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Can Silk Kill the Stink of Smelly Yoga Pants?

When it’s deliver-or-die, supply chains become the lifeblood of a company. To that end, the fashion industry has embraced technology to navigate today’s hyper-complicated supply chain, with myriad solutions shaping the first, middle and last mile. Call it Sourcing 2.0.

Silky Vietnam Silky 2.0 silk yoga wear

When Proctor & Gamble creates a whole collection of Tide and Downy products around “yoga aroma”—defined as the lingering smell of sweat that stays in workout wear after it’s been washed—you know it’s a common issue.

So what’s causing the stinky situation? Synthetic fabrics, usually, which wick away sweat but leave behind dirt and odor. And—because they’re made to be hydrophobic—can sometimes be harder to clean. While some people extol the benefits of working out in merino wool, silk is another natural fiber to consider.

Hanoi-based Silky Vietnam recently announced the launch of its first yoga clothing line. Called Silky 2.0, the collection is made from 100 percent organic silk and plant-based dyes and designed to be worn from workout to the street.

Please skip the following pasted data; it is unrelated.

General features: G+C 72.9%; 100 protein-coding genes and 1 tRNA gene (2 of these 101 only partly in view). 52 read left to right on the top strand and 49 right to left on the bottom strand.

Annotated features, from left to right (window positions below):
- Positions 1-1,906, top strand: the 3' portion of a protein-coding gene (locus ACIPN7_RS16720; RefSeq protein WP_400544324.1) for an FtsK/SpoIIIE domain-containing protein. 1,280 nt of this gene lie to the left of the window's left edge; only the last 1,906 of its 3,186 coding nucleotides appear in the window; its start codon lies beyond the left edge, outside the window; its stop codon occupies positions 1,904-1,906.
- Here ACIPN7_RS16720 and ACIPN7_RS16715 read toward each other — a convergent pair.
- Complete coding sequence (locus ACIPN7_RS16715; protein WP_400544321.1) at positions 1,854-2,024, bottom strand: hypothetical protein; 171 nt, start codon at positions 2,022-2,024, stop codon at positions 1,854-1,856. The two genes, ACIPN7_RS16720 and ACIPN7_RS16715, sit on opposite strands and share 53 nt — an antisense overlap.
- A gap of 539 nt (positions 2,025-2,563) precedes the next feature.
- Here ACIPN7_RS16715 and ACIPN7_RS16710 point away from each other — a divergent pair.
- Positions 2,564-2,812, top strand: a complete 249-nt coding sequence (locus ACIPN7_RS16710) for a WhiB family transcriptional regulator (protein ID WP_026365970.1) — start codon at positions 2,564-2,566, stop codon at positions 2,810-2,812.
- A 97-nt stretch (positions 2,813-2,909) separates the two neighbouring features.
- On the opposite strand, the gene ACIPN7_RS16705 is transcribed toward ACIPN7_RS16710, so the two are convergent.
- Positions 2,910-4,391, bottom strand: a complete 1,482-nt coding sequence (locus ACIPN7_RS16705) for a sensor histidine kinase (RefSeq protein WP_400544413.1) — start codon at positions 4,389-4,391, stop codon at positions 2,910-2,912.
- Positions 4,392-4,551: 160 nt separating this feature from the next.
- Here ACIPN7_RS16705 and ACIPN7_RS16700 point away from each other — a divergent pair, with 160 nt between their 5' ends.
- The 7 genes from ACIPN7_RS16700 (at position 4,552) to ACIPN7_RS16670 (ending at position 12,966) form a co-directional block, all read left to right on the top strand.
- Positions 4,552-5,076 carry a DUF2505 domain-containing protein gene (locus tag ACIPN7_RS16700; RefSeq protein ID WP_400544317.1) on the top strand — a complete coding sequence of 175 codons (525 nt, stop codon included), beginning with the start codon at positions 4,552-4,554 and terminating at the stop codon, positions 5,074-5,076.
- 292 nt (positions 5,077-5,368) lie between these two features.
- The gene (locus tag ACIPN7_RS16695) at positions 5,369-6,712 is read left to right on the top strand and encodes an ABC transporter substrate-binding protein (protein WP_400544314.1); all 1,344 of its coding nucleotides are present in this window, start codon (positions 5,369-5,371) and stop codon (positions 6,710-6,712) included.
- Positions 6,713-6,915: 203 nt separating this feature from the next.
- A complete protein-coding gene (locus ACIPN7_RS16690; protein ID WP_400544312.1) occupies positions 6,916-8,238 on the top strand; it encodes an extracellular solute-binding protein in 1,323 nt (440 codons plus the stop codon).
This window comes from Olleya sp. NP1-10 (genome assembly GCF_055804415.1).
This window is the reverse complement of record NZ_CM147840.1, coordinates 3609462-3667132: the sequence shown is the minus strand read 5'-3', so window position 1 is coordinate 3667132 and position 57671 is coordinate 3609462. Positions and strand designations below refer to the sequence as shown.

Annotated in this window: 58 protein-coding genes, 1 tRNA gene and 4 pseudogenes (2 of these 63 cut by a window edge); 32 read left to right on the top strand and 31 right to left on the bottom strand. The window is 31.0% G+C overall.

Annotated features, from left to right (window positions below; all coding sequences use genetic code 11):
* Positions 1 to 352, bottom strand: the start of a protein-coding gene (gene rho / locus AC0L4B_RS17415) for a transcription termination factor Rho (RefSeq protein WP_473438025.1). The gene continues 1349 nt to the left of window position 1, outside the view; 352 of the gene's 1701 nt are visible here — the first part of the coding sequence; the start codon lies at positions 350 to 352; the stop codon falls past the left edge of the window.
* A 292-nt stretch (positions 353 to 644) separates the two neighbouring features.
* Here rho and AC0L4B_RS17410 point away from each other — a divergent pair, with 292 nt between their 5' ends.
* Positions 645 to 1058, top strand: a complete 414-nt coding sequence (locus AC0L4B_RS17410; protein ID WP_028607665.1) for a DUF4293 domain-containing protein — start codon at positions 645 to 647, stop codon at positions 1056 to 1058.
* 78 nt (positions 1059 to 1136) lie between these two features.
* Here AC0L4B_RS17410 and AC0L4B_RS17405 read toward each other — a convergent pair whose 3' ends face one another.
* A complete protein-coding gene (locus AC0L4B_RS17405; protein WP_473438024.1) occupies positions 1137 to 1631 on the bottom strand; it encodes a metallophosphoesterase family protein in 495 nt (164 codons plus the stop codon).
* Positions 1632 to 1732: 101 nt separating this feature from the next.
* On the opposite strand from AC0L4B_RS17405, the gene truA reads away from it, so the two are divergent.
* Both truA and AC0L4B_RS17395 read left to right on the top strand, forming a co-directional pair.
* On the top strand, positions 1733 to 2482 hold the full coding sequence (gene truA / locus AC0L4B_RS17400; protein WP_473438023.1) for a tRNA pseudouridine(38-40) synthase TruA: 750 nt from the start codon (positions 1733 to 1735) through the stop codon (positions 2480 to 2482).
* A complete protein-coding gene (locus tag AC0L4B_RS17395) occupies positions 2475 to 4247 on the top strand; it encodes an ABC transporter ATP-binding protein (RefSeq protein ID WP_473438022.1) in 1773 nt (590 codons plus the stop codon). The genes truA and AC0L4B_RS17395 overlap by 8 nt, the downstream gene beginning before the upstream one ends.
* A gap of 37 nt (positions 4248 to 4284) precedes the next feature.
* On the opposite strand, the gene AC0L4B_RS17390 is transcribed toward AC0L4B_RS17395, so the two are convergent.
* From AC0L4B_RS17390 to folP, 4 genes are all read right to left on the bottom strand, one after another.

More importantly, silk threads provide Silky 2.0 with natural antibacterial and antifungal properties, meaning the clothing won’t smell bad no matter how many times it’s washed. How? Thanks to 18 amino acids that break down sweat into odor particles, fibroin—a medical-grade protein that absorbs excess moisture—and sericin. Not to mention, the pieces are only dyed with natural dyes derived from avocado pits, coffee beans and green tea leaves.

Convinced silk is only suitable for lying down in savasana? Silky Vietnam used a special threading technique which allows the fabric to exhibit viscoelastic behavior—much like skin and muscles do—so each piece in the collection promotes a free range of motion. How the clothing is cut helps, too: instead of skin-tight yoga pants, Silky 2.0 bottoms are loose, with smart lines cut in the crotch and inner thigh for more space and drawstrings at the ankle to stop them sliding when legs are held in the air.

Designed in Paris by artist Truong Tan Tan and hand-tailored and embroidered by La Hang Ao Dai Art house team, Silky 2.0 pieces range in price from $55 to $105. The environmentally friendly and ethical start-up is nearly a third of the way toward meeting its $30,000 Kickstarter goal, with less than a month to go in its campaign.

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